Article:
Special Needs Pets

Our clients include many special needs pets.  If you have a pet that has a significant medical condition and/or requires unique care we can help.  As you will read below, we are experienced with providing care for special-needs pets.

Diabetic Pets We care for many diabetic cats and dogs. Your pet will be scheduled for time-sensitive visits every 12 hours for insulin. Your cat will need to be social enough with strangers to allow us to administer the injection. If your cat hides when company comes over we won't be able to provide service due to the possibility that we may not be able to find him or her during the visit. You may want to consider boarding with a veterinarian.

Pictured is Mr. Bean, known affectionately as Beanie. He is a good boy when it comes to getting his injections.

Cancer. Bailey was a beautiful Bengal cat who, sadly, had intestinal cancer. When the owners received the diagnosis their lives changed dramatically as their schedules revolved around giving him his medication and making sure he ate. Traveling was out of the question... until they called us to see if we were willing to take on the challenge.

Bailey received oral chemotherapy and oral steroids on an alternating schedule and at specific times throughout the day. The liquid oral medication was administered via syringe which Bailey did not enjoy (cat owners - you can imagine!)

The biggest concern was getting him to eat. The owners found that he would eat fresh canned food (sometimes), baby food (sometimes) and tuna (sometimes)! He had lost considerable weight since I had seen him as a healthy kitty nearly a year before.

Sadly, Bailey's cancer was terminal and he passed away a few months after this picture was taken. 

Megaesophagus is a disorder that requires pets to eat in an upright position and remain upright for 20 to 30 minutes after each meal to allow the food to progress to the stomach. This is a life-long condition.  Dogs can lead happy lives when proper care is provided to reduce the risk of aspiration which can lead to pneumonia and death. 

Verbena is a very lucky girl to have dedicated owners who continue to build her "chairs" as she grows and manage 80 minutes a day for her meal times.  When their busy professional lives keep them away from home we are there to step in and provide that same care. She is a sweetheart as she sits quietly in her chair with pillows as cushions waiting for the microwave timer to go off, which is what she is doing in this picture. Doesn't she look bored?!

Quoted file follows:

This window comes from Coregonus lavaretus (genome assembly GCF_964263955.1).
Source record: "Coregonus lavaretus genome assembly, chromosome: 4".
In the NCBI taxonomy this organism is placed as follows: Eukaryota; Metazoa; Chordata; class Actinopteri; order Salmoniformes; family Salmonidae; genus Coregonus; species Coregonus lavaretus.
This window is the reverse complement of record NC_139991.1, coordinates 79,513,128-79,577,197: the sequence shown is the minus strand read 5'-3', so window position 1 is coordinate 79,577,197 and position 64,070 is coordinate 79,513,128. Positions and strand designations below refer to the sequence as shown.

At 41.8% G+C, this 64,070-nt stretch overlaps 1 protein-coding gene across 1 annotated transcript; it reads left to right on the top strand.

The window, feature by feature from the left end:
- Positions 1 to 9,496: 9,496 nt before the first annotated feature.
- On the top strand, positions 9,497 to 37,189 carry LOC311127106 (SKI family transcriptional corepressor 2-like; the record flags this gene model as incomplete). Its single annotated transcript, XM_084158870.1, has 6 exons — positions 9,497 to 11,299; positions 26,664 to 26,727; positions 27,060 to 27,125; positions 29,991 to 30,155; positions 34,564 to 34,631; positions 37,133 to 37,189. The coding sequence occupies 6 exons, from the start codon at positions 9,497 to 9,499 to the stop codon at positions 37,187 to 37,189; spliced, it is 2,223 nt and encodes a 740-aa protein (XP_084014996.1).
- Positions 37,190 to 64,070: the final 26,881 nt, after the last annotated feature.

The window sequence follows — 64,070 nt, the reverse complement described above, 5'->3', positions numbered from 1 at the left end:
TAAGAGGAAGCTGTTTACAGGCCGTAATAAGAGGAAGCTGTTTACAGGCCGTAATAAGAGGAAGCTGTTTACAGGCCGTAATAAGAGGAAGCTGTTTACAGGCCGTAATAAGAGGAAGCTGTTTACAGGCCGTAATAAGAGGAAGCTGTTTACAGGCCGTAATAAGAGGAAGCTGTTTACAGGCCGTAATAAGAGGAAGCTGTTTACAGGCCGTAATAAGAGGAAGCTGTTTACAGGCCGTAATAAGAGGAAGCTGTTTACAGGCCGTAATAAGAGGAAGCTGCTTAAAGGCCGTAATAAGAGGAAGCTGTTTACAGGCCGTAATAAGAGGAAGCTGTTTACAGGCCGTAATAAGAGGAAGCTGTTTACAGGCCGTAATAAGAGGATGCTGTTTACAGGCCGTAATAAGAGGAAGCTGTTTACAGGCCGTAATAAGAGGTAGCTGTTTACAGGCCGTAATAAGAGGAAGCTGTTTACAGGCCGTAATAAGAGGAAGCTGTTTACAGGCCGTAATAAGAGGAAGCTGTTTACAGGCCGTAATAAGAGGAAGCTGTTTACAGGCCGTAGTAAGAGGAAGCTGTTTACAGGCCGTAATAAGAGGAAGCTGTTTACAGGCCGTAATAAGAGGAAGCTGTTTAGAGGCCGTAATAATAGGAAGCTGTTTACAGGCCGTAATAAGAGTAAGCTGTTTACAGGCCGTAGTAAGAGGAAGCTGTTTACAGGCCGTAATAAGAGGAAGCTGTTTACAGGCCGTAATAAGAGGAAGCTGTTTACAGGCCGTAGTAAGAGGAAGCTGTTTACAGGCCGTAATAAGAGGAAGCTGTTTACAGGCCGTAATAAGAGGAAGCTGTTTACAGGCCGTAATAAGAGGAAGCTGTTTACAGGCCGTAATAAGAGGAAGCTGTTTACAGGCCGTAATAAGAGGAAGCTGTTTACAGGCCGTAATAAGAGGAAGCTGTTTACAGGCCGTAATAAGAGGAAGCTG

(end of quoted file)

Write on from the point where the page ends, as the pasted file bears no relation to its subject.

We've also provided care for an Alpaca ranch with 30+ Alpacas and up to 14 dogs.  That, in itself, was special care but there are a few stories to come from it.  One of the Alpacas required medication that was ground up and mixed in water to be given orally via a large syringe which looked more like a water bottle for hamsters.  Well... let me tell you it is no easy feat to catch said Alpaca after having mastered the art of putting the syringe together.  She knew what was coming no matter how innocently approached.  It came down to determination.  As you know, they have very long necks which also makes reaching the mouth and getting the syringe inside the final challenge after capturing her.  There were quite a few Funny Video opportunities that were missed!

Did you know baby Alpacas need to have jackets put on them at night in the winter?  Just when you think the older one is hard to catch you then discover the babies are very fast and nimble!  So after finally catching one and putting the sweater on her you're at the Safety Pin moment. There was a reason someone invented Velcro!

A-typical Addison's disease Callie was a German Shepherd with A-typical Addison's disease.  She didn't handle stress very well and had terrible diarrhea episodes.  Her owners, through trial and error, found the balance of care and medication that helped her.  With the proper steroid dosage and routine care she is a happy dog.  Part of caring for her requires overnight visits.

Eventually, Callie's care required daily steroid injections in the hip which we administered with love and cookies as a treat for being such a good girl. Callie's parents were transferred to Ft. Hood, TX, and Callie passed away shortly afterward from bone cancer.

Thyroid  Mister is a 12 year old kitty with an overactive thyroid. He needs a precisely measured amount of medicated salve put in alternating ears twice daily.  When applying it is necessary to use a finger cot to prevent absorbing the medication.  He is such a good boy even though he really dislikes this treatment.  He gets a few "Greenies" for a treat.

From complicated medication routines to behavioral quirks, we are ready to be your partner in pet care. Call us today to discuss your pet's medical condition and treatment. Our experienced sitters are able to provide the care needed so you can travel with peace of mind.